2. Saves computation time and resources: Training a neural network to learn word embeddings from scratch can be a time-consuming and computationally expensive task, especially if you are working with large corpora. By using pre-trained word embeddings, you can save a significant amount of computation time and resources, as the embeddings have already been learned on a large corpus.
  3. Allows transfer learning: Pre-trained word embeddings can be used for transfer learning, which means that you can use the embeddings learned on one task as a starting point for a different but related task. This can be particularly useful for NLP tasks where labeled data is scarce or expensive to obtain.

Let’s see how it can be implemented:

import torch
import torch.nn as nn

# Load a pre-trained embedding model
pretrained_embeddings = torch.randn(10, 50) # Example only, not actual pre-trained embeddings

# Initialize the embedding layer with the pre-trained embeddings

You can also use the from_pretrained() method to load the pre-trained embeddings directly:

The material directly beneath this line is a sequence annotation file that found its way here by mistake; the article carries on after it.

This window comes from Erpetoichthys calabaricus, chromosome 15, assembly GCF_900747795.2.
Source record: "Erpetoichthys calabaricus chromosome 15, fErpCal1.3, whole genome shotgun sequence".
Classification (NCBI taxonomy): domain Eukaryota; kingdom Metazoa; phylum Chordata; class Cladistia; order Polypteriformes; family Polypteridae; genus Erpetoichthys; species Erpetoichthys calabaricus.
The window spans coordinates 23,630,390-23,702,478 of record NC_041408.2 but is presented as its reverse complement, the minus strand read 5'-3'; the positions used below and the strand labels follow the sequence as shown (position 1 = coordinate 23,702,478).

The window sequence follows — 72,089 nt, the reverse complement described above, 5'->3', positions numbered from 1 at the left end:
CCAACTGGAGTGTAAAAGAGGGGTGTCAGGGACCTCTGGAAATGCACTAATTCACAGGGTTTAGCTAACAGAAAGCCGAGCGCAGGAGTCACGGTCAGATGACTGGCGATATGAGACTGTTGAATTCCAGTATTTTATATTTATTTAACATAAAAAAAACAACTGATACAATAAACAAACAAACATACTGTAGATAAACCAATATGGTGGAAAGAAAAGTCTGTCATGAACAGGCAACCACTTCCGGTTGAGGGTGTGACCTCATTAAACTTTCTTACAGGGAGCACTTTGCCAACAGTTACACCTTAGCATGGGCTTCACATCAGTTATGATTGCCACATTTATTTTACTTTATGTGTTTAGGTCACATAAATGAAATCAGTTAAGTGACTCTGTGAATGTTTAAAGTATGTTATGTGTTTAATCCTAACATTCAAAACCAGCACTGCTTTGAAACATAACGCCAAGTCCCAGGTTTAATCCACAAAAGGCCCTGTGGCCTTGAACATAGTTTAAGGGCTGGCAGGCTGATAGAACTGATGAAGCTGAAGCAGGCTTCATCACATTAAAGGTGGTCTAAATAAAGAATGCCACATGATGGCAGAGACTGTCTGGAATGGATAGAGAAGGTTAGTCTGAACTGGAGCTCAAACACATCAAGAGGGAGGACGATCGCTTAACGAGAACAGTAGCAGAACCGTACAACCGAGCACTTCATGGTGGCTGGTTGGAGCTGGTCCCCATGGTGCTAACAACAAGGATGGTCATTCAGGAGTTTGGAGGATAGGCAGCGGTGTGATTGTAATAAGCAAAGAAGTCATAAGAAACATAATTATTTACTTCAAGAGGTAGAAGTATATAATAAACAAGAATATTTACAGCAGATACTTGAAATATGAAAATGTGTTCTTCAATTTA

embedding_layer = nn.Embedding.from_pretrained(pretrained_embeddings)

You can also use pre-trained embeddings from popular libraries like GloVe or fastText, for example:

import torchtext

# Load pre-trained GloVe embeddings
glove = torchtext.vocab.GloVe(name='6B', dim=300)
embedding_layer = nn.Embedding.from_pretrained(glove.vectors)

In some cases when performing transfer learning, you may need to freeze the pre-trained embeddings during training process, so that they are not updated during the backpropagation step and only the last dense layer is updated. To do this, set embedding_layer.weight.requiresGrad = False to prevent this layer from being updated.

The rise of Transformers